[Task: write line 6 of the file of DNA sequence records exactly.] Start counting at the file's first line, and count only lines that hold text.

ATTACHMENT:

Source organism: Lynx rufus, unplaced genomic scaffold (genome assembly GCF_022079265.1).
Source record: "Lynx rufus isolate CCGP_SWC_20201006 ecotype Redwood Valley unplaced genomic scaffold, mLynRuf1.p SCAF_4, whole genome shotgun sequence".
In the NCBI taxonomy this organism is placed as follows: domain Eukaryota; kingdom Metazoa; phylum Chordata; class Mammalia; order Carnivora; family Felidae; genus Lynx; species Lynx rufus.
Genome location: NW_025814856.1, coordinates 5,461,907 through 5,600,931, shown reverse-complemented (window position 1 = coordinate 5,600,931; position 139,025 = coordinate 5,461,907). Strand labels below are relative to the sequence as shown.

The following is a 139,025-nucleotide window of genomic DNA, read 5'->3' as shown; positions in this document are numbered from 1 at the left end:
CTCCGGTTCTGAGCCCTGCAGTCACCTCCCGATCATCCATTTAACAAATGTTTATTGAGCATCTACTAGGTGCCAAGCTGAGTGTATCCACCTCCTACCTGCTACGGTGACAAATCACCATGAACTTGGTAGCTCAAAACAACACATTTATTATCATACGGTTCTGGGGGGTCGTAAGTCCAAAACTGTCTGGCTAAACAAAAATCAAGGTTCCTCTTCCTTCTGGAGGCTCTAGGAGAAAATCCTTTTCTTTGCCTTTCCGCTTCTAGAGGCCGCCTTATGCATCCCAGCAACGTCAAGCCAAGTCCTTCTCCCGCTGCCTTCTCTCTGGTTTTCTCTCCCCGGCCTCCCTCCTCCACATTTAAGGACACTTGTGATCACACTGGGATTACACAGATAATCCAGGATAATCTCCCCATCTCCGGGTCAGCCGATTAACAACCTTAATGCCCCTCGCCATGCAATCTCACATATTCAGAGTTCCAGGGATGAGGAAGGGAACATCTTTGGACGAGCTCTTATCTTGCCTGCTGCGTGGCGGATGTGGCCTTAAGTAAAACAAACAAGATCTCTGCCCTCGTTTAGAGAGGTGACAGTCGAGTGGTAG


CTCCGGTTCTGAGCCCTGCAGTCACCTCCCGATCATCCATTTAACAAATGTTTATTGAGCATCTACTAGGTGCCAAGCTGAGTGTATCCACCTCCTACCTGCTACGGTGACAAATCACCATGAACTTGGTAGCTCAAAACAACACATTTATTATCATACGGTTCTGGGGGGTCGTAAGTCCAAAACTGTCTGGCTAAACAAAAATCAAGGTTCCTCTTCCTTCTGGAGGCTCTAGGAGAAAATCCTTTTCTTTGCCTTTCCGCTTCTAGAGGCCGCCTTATGCATCCCAGCAACGTCAAGCCAAGTCCTTCTCCCGCTGCCTTCTCTCTGGTTTTCTCTCCCCGGCCTCCCTCCTCCACATTTAAGGACACTTGTGATCACACTGGGATTACACAGATAATCCAGGATAATCTCCCCATCTCCGGGTCAGCCGATTAACAACCTTAATGCCCCTCGCCATGCAATCTCACATATTCAGAGTTCCAGGGATGAGGAAGGGAACATCTTTGGACGAGCTCTTATCTTGCCTGCTGCGTGGCGGATGTGGCCTTAAGTAAAACAAACAAGATCTCTGCCCTCGTTTAGAGAGGTGACAGTCGAGTGGTAG